8 Tips for Buying a $5,000 Car

Photo (cc) by minds-eye

In my last story, Why I Don’t Buy New Cars, I offered evidence that forgoing new cars and the payments that come with them is a pretty smart thing to do because you can use the money you free up for higher purposes, like getting rich. But since standing on the side of the road waiting for a tow truck is no way to go through life, the used car buyer must be especially careful not to be penny-wise and pound foolish.

When it comes to cars, there are many versions of “used”. There’s the one-year-old car that’s virtually identical to new, with the exception that it costs 20% less. Then there’s the half-price car, three or four years old with 50,000 or 60,000 miles on it. Then there’s the car that’s the subject of this story: the $5,000 car. It’s got close to 100,000 miles on it and it’s five years old or more. It could become a reliable old friend or the worst enemy you’ve ever had.

This story focuses on the potentially most problematic, the $5,000 car, because if you can buy a reliable used car in this price range, the others will be simple to shop for.

First, watch this recent news story for the down-and-dirty, then meet me on the other side for more.

So let’s recap what we learned from that story and add a little more detail. The first thing we learned was that it is possible to find a reliable $5,000 car. In the course of researching this story I talked to three mechanics and the guy you saw, Kevin Byndloss, a professional car buyer. All four of these pros confirmed that it was indeed possible to find a reliable $5,000 car.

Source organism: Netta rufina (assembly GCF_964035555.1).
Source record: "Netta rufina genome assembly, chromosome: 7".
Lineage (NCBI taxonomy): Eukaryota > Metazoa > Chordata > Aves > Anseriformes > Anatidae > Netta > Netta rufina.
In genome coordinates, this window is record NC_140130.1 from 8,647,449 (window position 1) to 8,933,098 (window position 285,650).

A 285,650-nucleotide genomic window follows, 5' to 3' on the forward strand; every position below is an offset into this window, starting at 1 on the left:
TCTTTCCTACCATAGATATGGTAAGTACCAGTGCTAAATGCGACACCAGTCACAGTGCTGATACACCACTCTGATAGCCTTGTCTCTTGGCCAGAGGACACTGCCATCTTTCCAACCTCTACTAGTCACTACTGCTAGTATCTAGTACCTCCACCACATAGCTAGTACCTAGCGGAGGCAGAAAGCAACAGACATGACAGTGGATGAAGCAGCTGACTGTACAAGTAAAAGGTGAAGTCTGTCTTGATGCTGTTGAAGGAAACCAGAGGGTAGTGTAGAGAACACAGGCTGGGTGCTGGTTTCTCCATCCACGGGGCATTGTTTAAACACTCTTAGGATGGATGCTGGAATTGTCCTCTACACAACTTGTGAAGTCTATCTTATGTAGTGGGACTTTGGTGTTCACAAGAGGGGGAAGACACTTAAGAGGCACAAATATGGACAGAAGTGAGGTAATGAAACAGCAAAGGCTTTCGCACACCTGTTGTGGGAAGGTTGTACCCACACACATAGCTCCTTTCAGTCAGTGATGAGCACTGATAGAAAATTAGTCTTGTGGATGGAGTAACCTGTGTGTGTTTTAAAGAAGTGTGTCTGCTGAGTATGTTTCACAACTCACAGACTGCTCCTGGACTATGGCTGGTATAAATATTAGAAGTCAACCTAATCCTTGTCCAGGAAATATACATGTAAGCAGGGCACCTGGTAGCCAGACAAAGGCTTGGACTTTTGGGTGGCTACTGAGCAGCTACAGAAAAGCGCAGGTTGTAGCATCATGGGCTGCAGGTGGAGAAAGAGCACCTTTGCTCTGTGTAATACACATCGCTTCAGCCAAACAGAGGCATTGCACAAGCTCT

Here’s how I’ve gone about it in the past.

Tune up your attitude.

The more important automotive status is to you, the less likely you are to find a reliable $5,000 car. In other words, while it’s possible to buy a $5,000 Mercedes that will be trouble-free for years (I’ve actually done that and had it work out), you’re pushing your luck. When luxury cars start to break down, the repair bills can wreck your finances overnight. Solution? Put your visions of looking cool on hold and go to places like Edmunds.com used car best bets. There, you’ll find cars like the 2004 Hyundai Elantra in the $5,000 range, but no BMWs or Jags; that’s OK. You may not look hot in your Hyundai, but that’s better than sitting in a hot Mercedes on the side of the road. Check out this story about how high tech cars lead to costly repairs.

Talk to your local mechanic.